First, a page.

Market Update - Dane County

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Figuring out market movements aren't easy in normal times. So how can we make sense of things during COVID-19?

The best course that I have found is to get back to basics. In this case, that means following supply and demand levels. So let's get to it...

SUPPLY AND DEMAND LEVELS

Below we have two charts that illustrate the level of SF inventory in Dane County. The first goes back to 2000 and the second zooms in to focus on the past 5 years. Both use a 30-Day Moving Average for the data points.

The blue columns represent New Listings minus Accepted Offers. Total Inventory is the total Active SF homes at that time.

Before the recession, we never saw Accepted Offers outpace New Listings. We have now seen that occur at the end of every year since 2012. The big shock for 2020 is that Accepted Offers have outpaced New Listings in MAY!

This is a sign that the drop in Demand from COVID-19 is NOT proportional to the drop in Supply. In other words, enough buyers remain in the market to outpace the number of new sellers.

SUPPLY/DEMAND RATIO AND THE EFFECT ON PRICE

Below we have two charts that illustrate the Supply/Deman ratio for SF homes in Dane County. Also included is the AVG List Price over time. The first goes back to 2001 and the second zooms in to focus on the past 5 years. Both use a 365-Day Moving Average for the data points.

Supply/Demand = (Total Inventory / Accepted Offers)

Median S/D since 2001 = 107.52         Median S/D since 2015 = 62.27

Average S/D since 2001 = 139.57        Average S/D since 2015 = 70.17

When S/D is on the rise, crossing the Median level appears to be a good barometer that a shift has started. Crossing the Average level appears to confirm the shift and signal a coming downtrend for prices. When S/D is falling, the opposite appears true.

After falling since the peak in 2011, we seem to have hit the bottom for S/D. Starting in the second half of 2018, and culminating in early 2019, we see S/D hit the Median level for this period. It remained at this level pretty consistently until last month where we saw another push upward above the Median level.

Let’s zoom in again from here since this metric is somewhat lagged.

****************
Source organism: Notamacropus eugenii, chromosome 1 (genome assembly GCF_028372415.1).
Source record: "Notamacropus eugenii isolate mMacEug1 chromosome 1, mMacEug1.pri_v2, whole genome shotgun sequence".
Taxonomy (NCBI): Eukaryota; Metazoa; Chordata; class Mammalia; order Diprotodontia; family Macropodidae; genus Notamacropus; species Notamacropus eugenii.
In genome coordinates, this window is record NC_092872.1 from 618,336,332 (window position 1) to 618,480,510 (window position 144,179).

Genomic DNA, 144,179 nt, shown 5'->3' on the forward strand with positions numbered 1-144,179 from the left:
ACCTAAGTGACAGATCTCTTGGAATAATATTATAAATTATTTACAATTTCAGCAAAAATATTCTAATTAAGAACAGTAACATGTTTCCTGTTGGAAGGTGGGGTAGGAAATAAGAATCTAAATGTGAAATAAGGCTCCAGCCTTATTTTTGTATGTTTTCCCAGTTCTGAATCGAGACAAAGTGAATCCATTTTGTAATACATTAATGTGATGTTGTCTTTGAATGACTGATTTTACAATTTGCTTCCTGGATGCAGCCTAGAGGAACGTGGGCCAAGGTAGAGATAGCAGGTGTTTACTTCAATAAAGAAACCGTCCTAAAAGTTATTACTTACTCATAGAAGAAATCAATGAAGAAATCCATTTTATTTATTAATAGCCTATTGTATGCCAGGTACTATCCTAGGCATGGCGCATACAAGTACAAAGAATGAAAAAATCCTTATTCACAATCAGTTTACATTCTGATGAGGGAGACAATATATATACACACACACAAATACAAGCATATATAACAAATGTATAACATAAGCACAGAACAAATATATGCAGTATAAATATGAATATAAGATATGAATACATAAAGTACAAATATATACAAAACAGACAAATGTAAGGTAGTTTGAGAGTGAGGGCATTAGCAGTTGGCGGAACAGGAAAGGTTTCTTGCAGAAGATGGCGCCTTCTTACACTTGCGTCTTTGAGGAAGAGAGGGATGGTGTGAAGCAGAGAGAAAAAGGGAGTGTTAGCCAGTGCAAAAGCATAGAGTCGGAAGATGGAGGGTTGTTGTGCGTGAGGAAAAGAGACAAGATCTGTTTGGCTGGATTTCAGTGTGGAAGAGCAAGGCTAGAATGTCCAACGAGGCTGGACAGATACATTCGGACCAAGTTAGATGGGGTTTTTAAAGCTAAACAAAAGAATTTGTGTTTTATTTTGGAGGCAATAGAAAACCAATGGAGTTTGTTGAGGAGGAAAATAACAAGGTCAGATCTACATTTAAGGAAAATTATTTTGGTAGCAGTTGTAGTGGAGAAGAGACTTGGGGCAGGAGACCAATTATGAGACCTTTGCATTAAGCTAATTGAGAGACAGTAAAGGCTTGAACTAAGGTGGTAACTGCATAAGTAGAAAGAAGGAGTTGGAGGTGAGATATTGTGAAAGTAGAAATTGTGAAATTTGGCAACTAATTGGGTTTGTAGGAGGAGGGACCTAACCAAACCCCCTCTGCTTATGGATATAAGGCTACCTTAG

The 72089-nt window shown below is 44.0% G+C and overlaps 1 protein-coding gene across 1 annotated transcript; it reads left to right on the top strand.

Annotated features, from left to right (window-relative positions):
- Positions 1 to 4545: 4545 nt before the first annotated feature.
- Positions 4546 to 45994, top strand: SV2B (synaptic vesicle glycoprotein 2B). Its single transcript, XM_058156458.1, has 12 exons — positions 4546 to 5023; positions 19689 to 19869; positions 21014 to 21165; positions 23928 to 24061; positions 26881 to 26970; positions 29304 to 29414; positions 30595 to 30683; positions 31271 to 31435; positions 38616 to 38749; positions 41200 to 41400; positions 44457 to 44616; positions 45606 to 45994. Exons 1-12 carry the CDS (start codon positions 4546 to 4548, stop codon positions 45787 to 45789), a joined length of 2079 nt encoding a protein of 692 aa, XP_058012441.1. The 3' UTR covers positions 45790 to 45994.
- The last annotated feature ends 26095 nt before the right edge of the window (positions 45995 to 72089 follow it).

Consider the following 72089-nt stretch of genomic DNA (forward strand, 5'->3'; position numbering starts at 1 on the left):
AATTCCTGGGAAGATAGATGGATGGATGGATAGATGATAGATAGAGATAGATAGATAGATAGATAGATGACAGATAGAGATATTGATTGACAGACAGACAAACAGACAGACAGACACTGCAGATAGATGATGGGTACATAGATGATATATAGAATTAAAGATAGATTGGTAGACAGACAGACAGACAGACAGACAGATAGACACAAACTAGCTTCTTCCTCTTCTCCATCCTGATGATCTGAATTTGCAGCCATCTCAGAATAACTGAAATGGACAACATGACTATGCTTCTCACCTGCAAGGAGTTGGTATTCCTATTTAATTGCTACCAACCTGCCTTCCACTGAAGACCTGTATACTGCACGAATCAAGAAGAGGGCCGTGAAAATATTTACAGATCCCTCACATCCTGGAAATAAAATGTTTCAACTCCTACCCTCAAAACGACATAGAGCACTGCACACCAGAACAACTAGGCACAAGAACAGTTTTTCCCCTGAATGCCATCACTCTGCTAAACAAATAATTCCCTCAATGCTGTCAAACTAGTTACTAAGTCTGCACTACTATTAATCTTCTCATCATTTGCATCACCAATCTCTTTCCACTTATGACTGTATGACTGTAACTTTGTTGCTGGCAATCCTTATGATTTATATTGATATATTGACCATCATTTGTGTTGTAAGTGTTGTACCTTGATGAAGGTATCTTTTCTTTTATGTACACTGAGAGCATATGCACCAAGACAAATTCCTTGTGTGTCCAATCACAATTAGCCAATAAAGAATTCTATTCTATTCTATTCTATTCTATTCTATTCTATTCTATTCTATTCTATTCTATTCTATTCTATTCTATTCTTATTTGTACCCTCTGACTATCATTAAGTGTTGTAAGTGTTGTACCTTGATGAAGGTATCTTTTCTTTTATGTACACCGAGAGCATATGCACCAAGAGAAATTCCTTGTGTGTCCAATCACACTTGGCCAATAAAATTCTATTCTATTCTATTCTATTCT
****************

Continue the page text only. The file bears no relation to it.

Below, we change the past 5 years to a 30-Day Moving Average. I also re-calculated the Median and S/D to reflect this change. The new numbers are 67.56 and 70.59, respectively.

Notice the low point for each S/D cycle. 2019 is the first year that the low point was higher than the previous year's low point. This trend was continuing in 2020, but now appears in jeopardy.

At the very least, this may be the first year that the peak S/D ratio does not cross the 67.56 Median level.

Below, we zoom in further to see just 2020. Here we use a 7-Day Moving Average to really get a sense of the market movements.

Shrinking the Moving Average from 30 to 7 shows that there have been brief movements above the Median and Average levels. However, these have been short-lived.

Ultimately, 2020 is showing even greater demand levels than was expected. The takeaway is that COVID-19 has caused our seller's market to amplify!

FINAL THOUGHTS

Of all the charts in this report, I consider the above to be the most important to watch moving forward. Real Estate is a slow-moving industry. Watching the day-to-day moves is fine if you’re a nerd like me, but for most, keeping up with long term trends will serve much better.

That said, market shifts can appear out of nowhere if you aren’t looking for them. Many were surprised by the downturn of the previous recession. Simply paying attention to the Supply/Demand ratio would have alerted anyone watching to what was coming.

The trend up began in late-2004. The trend was confirmed by mid-2006. This provided more than a year of preparation for those watching.

It is possible that our next downturn in prices will appear swiftly. The cause will likely be very different than the previous cause. One thing appears clear, however. A reversal in the current price trend is not expected in the next 12-18 months.